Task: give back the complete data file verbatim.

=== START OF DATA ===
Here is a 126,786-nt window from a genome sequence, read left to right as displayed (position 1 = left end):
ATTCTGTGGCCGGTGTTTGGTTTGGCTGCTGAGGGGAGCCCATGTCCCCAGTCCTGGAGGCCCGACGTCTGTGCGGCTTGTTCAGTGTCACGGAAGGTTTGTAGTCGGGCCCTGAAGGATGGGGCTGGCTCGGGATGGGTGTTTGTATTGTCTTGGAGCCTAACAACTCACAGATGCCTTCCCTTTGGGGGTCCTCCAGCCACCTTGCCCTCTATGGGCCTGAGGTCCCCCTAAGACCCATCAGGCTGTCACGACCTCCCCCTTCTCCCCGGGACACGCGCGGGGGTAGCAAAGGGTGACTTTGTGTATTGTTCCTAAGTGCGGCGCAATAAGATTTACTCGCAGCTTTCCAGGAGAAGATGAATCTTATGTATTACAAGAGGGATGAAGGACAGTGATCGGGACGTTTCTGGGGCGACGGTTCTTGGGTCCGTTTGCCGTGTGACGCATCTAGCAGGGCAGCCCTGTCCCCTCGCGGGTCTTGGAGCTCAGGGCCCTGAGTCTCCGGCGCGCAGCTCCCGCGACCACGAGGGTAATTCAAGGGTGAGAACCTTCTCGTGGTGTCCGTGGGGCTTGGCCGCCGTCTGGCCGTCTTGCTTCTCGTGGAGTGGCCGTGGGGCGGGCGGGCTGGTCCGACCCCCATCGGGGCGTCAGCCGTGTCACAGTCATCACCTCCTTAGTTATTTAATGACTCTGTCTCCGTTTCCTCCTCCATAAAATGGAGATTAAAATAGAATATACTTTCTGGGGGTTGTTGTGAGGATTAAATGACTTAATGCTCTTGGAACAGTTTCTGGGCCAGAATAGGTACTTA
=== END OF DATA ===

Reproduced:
Here is a 126,786-nt window from a genome sequence, read left to right as displayed (position 1 = left end):
ATTCTGTGGCCGGTGTTTGGTTTGGCTGCTGAGGGGAGCCCATGTCCCCAGTCCTGGAGGCCCGACGTCTGTGCGGCTTGTTCAGTGTCACGGAAGGTTTGTAGTCGGGCCCTGAAGGATGGGGCTGGCTCGGGATGGGTGTTTGTATTGTCTTGGAGCCTAACAACTCACAGATGCCTTCCCTTTGGGGGTCCTCCAGCCACCTTGCCCTCTATGGGCCTGAGGTCCCCCTAAGACCCATCAGGCTGTCACGACCTCCCCCTTCTCCCCGGGACACGCGCGGGGGTAGCAAAGGGTGACTTTGTGTATTGTTCCTAAGTGCGGCGCAATAAGATTTACTCGCAGCTTTCCAGGAGAAGATGAATCTTATGTATTACAAGAGGGATGAAGGACAGTGATCGGGACGTTTCTGGGGCGACGGTTCTTGGGTCCGTTTGCCGTGTGACGCATCTAGCAGGGCAGCCCTGTCCCCTCGCGGGTCTTGGAGCTCAGGGCCCTGAGTCTCCGGCGCGCAGCTCCCGCGACCACGAGGGTAATTCAAGGGTGAGAACCTTCTCGTGGTGTCCGTGGGGCTTGGCCGCCGTCTGGCCGTCTTGCTTCTCGTGGAGTGGCCGTGGGGCGGGCGGGCTGGTCCGACCCCCATCGGGGCGTCAGCCGTGTCACAGTCATCACCTCCTTAGTTATTTAATGACTCTGTCTCCGTTTCCTCCTCCATAAAATGGAGATTAAAATAGAATATACTTTCTGGGGGTTGTTGTGAGGATTAAATGACTTAATGCTCTTGGAACAGTTTCTGGGCCAGAATAGGTACTTA